January 11th- (after the seal-watch)
The Grey Seals seemed to have put on as much of a show as they were going to for the time being and it was cold sitting on my rocky perch on the cliffside. It was a bright sunny day, but until now the bay had been held in the shade by the bulk of the headland and as the sun was only just beginning to highlight the tallest of the rocks below, it was move on or seize up.
Jackdaws are resident here on the Little Orme and nest colonially up on the cliff above Angel Bay. Outside the breeding season they continue to use the nesting-site as a roost, gathering back there in the late afternoon-early evening, but are a frequent sight throughout the reserve at most times of the day. Sometimes they are on their own or in pairs but often they congregate in small flocks that forage on the flattened grassy clifftop or fly around calling to one another. Like all corvids they are characterful birds with glossy black feathers but are easily distinguished by their grey head and steely ice-blue eyes.
In need of some proper exercise I had already decided that the only way was up today, so I turned towards the steep uphill track of ‘Rabbit Hill’. At the bottom a Robin was feeding on the muddy grass and close by in a sheltered spot amongst the shrubbery a Dunnock was enjoying the sunshine.
Last summer I was fit enough to walk up here without stopping for breath, but that was then and from past experience I anticipated today’s effort would require a minimum of two stops! Fortunately, when you have a camera in your hand you can stop and turn round and take a photograph as and when necessary, appearing to be capturing the view whilst waiting for your heart to stop pounding.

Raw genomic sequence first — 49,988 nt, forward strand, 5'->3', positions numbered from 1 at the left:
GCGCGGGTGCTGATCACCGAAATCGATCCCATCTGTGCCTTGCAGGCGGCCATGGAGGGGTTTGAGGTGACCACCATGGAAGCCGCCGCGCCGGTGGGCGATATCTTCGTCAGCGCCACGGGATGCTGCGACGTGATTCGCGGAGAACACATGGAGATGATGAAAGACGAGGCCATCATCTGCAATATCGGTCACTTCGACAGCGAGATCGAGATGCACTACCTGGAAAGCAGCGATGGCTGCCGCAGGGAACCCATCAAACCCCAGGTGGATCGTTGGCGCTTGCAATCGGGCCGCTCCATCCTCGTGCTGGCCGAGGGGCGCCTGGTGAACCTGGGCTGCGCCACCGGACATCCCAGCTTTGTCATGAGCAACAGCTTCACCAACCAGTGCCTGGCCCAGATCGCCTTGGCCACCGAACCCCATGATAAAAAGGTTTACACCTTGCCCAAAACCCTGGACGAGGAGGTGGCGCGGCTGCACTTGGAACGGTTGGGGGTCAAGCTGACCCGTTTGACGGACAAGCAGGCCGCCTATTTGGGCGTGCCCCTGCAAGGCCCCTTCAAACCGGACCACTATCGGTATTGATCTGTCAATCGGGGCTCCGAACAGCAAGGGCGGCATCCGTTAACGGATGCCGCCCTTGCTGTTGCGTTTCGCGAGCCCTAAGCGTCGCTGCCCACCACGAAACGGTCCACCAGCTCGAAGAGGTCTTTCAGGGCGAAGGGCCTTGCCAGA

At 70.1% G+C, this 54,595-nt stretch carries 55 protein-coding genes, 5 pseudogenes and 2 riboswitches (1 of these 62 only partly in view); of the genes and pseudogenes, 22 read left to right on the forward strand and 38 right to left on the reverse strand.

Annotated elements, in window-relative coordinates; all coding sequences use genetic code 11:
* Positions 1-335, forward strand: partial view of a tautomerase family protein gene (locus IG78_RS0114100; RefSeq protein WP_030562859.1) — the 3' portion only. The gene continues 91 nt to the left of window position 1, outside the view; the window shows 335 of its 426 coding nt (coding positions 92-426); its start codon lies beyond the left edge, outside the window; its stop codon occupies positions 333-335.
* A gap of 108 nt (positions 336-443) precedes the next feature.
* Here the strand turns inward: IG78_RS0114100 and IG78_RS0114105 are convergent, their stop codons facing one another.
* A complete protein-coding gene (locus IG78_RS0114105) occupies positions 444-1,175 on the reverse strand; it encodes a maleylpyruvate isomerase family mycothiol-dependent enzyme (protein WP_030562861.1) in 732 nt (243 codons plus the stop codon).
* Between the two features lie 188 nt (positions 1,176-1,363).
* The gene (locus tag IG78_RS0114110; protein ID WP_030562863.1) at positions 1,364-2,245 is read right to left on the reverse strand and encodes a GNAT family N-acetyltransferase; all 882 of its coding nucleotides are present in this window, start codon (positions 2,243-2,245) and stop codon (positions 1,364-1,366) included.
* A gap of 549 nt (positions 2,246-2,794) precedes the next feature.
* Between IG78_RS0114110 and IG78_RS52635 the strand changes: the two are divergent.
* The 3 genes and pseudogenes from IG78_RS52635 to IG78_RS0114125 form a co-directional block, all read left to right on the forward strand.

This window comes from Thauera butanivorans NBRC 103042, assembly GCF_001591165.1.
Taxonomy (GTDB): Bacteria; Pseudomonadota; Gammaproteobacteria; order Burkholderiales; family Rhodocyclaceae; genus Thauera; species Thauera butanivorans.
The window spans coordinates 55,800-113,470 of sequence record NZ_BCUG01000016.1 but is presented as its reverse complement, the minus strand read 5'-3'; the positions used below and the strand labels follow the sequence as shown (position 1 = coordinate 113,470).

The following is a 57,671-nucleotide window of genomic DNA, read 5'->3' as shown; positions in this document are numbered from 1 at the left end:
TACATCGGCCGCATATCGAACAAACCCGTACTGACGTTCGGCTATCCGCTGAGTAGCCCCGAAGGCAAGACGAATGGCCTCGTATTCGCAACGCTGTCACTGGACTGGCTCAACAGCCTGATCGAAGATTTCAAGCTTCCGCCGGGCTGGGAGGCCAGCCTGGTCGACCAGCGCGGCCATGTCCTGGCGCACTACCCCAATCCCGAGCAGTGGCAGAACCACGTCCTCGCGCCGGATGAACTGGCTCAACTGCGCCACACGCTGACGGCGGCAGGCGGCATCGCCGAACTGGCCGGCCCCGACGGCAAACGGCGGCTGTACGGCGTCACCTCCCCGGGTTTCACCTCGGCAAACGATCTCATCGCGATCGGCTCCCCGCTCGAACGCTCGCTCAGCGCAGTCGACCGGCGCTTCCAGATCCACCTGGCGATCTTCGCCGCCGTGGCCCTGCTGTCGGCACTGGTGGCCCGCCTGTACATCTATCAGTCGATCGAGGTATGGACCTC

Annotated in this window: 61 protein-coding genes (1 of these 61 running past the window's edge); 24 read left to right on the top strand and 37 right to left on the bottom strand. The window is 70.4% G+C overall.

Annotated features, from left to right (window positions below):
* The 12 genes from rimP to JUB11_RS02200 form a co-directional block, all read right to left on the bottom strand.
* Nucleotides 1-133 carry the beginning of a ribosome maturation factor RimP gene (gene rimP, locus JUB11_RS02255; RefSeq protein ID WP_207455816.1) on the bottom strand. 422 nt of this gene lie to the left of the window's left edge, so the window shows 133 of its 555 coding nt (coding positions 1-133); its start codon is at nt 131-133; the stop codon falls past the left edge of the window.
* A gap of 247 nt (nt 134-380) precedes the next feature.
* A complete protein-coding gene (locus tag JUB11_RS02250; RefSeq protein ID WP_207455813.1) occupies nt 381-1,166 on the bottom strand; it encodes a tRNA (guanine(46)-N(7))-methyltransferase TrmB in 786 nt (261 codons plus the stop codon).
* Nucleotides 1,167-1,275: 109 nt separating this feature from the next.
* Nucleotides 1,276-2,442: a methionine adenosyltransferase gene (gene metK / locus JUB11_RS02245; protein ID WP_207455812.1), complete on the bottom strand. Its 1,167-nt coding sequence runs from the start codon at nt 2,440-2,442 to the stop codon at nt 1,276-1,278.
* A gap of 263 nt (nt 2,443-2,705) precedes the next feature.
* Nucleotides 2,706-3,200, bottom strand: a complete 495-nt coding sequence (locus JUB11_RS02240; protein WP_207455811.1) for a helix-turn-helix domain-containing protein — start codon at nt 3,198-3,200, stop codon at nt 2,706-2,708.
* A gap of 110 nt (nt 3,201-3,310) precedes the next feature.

I love this view, which has Penrhyn Bay immediately below, then Colwyn Bay behind the finger of land that is Rhos Point.
I managed to reach the top of the track with just one more stop, which I would have made anyway (!) to photograph some golden gorse which is already quite well advanced in its flowering.
Gorse – Ulex europaeus is the first shrub to brighten the winter months with its sunshine-yellow blossom. I love its coconut scent.
I carried on the uphill track, which was quite damp, muddy and slippery in places. The limestone was not quarried higher up (in case it spoilt the view from the Llandudno side) and forms craggy walls and ridges which are the domain of the Ravens. There was one there today, sitting with his back turned, perhaps soaking up some warmth from the sun. I love to see and hear the deep, croaking calls of these big black birds up here, their presence makes the place seem wilder, higher and more expansive than it really is.
Up nearer the summit is a grassy area where you often encounter grazing sheep, but none today. Looking over the cliff edge here you are seeing the rocky headland on the other side of which is Angel Bay. This is a place favoured by Cormorants at certain times of the year and I was quite disappointed that there wasn’t a single one there today. The most exciting thing I could come up with here today was a mushroom! It was nicely lit by the sun though.
Whatever you see or don’t see here really doesn’t matter once you climb one more short slope and have the full expanse of the view across Llandudno Bay in front of you.
The town of Llandudno with its elegant Victorian facade sweeps around the curve of the bay and is sheltered by the bulk of the headland that is the Great Orme.
In case you’re interested, I’ve put this next photo in that I took from the Great Orme looking towards the Little Orme. This unspoilt side must look similar to how ‘our’ side would have been before it was quarried.
Up here on this side of the headland it was much colder and exposed to the full force of the wind so I didn’t hang around admiring the wonderful views for long, but did turn around to take one last photograph of ‘our’ side of the Little Orme from this higher vantage point before heading back down.